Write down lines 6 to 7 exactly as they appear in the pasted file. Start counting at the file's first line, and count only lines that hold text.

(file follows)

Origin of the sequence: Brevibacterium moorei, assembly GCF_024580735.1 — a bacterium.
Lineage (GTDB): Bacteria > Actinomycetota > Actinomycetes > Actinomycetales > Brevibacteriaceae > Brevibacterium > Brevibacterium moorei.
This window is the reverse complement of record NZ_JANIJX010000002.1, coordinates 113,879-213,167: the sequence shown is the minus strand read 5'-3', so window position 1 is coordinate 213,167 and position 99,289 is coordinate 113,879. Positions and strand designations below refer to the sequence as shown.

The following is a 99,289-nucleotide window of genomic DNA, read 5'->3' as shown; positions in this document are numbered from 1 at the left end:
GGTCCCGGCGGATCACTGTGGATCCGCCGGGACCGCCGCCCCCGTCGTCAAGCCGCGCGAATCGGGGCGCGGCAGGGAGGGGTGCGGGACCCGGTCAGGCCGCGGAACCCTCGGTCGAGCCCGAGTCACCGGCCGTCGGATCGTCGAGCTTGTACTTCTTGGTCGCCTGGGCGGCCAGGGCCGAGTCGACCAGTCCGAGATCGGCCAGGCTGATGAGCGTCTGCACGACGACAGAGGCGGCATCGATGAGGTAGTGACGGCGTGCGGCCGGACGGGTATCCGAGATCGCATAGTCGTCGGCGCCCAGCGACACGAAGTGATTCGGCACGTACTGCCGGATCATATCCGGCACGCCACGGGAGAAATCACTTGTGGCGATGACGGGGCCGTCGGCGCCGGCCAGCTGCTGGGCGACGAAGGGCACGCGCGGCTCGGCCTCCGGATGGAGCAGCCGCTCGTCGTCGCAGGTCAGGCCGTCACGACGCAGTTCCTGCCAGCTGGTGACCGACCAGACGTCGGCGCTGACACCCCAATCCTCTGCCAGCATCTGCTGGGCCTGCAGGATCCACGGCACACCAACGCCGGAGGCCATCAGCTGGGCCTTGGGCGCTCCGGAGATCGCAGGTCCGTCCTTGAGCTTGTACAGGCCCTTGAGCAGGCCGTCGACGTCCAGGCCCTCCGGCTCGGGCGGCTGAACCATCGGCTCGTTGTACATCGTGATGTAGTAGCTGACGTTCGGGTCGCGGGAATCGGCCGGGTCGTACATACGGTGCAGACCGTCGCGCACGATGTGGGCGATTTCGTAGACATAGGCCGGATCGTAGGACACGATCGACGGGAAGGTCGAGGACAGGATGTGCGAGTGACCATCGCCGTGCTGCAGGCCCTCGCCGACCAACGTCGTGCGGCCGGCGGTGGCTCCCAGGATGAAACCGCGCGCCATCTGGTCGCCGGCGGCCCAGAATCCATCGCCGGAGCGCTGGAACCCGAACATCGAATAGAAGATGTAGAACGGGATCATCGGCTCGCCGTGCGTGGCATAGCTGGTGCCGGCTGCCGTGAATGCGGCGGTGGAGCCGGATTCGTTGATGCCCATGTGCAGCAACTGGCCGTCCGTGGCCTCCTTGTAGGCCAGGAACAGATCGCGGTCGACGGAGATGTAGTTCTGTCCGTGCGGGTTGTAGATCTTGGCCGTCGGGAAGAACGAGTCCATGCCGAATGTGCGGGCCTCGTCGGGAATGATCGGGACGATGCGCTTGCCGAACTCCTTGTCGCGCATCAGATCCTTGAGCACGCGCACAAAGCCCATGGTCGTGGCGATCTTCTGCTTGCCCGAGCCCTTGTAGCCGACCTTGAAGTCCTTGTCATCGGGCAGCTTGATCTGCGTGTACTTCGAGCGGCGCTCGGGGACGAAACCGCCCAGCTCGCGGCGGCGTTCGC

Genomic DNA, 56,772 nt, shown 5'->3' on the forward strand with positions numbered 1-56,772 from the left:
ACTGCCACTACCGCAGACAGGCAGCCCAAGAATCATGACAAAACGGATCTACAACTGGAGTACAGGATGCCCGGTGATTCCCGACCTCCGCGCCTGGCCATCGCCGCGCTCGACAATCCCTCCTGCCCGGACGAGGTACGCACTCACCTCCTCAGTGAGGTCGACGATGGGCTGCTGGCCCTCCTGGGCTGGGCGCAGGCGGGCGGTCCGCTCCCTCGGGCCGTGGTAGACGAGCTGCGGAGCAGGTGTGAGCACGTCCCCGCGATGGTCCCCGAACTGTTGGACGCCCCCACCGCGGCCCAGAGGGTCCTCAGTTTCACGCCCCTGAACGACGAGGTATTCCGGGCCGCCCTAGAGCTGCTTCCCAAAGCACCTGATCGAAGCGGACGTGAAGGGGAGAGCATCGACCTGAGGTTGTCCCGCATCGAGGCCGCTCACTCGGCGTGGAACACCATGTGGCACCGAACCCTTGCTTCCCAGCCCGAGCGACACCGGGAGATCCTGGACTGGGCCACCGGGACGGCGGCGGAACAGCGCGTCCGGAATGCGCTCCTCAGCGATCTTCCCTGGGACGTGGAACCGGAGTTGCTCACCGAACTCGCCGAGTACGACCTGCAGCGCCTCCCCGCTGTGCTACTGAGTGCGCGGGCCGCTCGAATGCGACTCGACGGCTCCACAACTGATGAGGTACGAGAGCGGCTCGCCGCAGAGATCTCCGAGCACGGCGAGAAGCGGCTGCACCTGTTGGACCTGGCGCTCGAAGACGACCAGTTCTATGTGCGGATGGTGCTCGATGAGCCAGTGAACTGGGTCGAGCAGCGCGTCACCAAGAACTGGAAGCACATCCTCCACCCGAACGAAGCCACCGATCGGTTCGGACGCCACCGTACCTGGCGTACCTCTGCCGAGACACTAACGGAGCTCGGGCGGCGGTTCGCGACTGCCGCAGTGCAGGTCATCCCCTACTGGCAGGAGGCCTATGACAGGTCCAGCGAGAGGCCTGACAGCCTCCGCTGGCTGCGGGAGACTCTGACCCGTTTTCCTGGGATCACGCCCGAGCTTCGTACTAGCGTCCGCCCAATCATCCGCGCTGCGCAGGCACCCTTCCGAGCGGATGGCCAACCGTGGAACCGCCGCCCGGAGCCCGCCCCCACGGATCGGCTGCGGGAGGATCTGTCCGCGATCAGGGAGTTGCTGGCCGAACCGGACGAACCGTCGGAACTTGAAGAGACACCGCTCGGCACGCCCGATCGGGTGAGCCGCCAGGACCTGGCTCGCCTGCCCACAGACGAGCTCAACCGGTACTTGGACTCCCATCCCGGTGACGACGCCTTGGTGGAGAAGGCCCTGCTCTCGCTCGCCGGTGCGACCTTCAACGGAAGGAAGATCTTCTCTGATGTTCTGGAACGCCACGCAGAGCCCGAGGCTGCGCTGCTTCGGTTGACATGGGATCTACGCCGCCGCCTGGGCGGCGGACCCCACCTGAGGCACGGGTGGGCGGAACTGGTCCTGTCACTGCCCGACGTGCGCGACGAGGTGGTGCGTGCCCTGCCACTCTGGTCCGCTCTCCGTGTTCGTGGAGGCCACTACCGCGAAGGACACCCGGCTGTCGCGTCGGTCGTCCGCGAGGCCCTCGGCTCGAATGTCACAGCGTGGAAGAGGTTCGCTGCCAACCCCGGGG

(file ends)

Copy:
Genomic DNA, 56,772 nt, shown 5'->3' on the forward strand with positions numbered 1-56,772 from the left:
ACTGCCACTACCGCAGACAGGCAGCCCAAGAATCATGACAAAACGGATCTACAACTGGAGTACAGGATGCCCGGTGATTCCCGACCTCCGCGCCTGGCCATCGCCGCGCTCGACAATCCCTCCTGCCCGGACGAGGTACGCACTCACCTCCTCAGTGAGGTCGACGATGGGCTGCTGGCCCTCCTGGGCTGGGCGCAGGCGGGCGGTCCGCTCCCTCGGGCCGTGGTAGACGAGCTGCGGAGCAGGTGTGAGCACGTCCCCGCGATGGTCCCCGAACTGTTGGACGCCCCCACCGCGGCCCAGAGGGTCCTCAGTTTCACGCCCCTGAACGACGAGGTATTCCGGGCCGCCCTAGAGCTGCTTCCCAAAGCACCTGATCGAAGCGGACGTGAAGGGGAGAGCATCGACCTGAGGTTGTCCCGCATCGAGGCCGCTCACTCGGCGTGGAACACCATGTGGCACCGAACCCTTGCTTCCCAGCCCGAGCGACACCGGGAGATCCTGGACTGGGCCACCGGGACGGCGGCGGAACAGCGCGTCCGGAATGCGCTCCTCAGCGATCTTCCCTGGGACGTGGAACCGGAGTTGCTCACCGAACTCGCCGAGTACGACCTGCAGCGCCTCCCCGCTGTGCTACTGAGTGCGCGGGCCGCTCGAATGCGACTCGACGGCTCCACAACTGATGAGGTACGAGAGCGGCTCGCCGCAGAGATCTCCGAGCACGGCGAGAAGCGGCTGCACCTGTTGGACCTGGCGCTCGAAGACGACCAGTTCTATGTGCGGATGGTGCTCGATGAGCCAGTGAACTGGGTCGAGCAGCGCGTCACCAAGAACTGGAAGCACATCCTCCACCCGAACGAAGCCACCGATCGGTTCGGACGCCACCGTACCTGGCGTACCTCTGCCGAGACACTAACGGAGCTCGGGCGGCGGTTCGCGACTGCCGCAGTGCAGGTCATCCCCTACTGGCAGGAGGCCTATGACAGGTCCAGCGAGAGGCCTGACAGCCTCCGCTGGCTGCGGGAGACTCTGACCCGTTTTCCTGGGATCACGCCCGAGCTTCGTACTAGCGTCCGCCCAATCATCCGCGCTGCGCAGGCACCCTTCCGAGCGGATGGCCAACCGTGGAACCGCCGCCCGGAGCCCGCCCCCACGGATCGGCTGCGGGAGGATCTGTCCGCGATCAGGGAGTTGCTGGCCGAACCGGACGAACCGTCGGAACTTGAAGAGACACCGCTCGGCACGCCCGATCGGGTGAGCCGCCAGGACCTGGCTCGCCTGCCCACAGACGAGCTCAACCGGTACTTGGACTCCCATCCCGGTGACGACGCCTTGGTGGAGAAGGCCCTGCTCTCGCTCGCCGGTGCGACCTTCAACGGAAGGAAGATCTTCTCTGATGTTCTGGAACGCCACGCAGAGCCCGAGGCTGCGCTGCTTCGGTTGACATGGGATCTACGCCGCCGCCTGGGCGGCGGACCCCACCTGAGGCACGGGTGGGCGGAACTGGTCCTGTCACTGCCCGACGTGCGCGACGAGGTGGTGCGTGCCCTGCCACTCTGGTCCGCTCTCCGTGTTCGTGGAGGCCACTACCGCGAAGGACACCCGGCTGTCGCGTCGGTCGTCCGCGAGGCCCTCGGCTCGAATGTCACAGCGTGGAAGAGGTTCGCTGCCAACCCCGGGG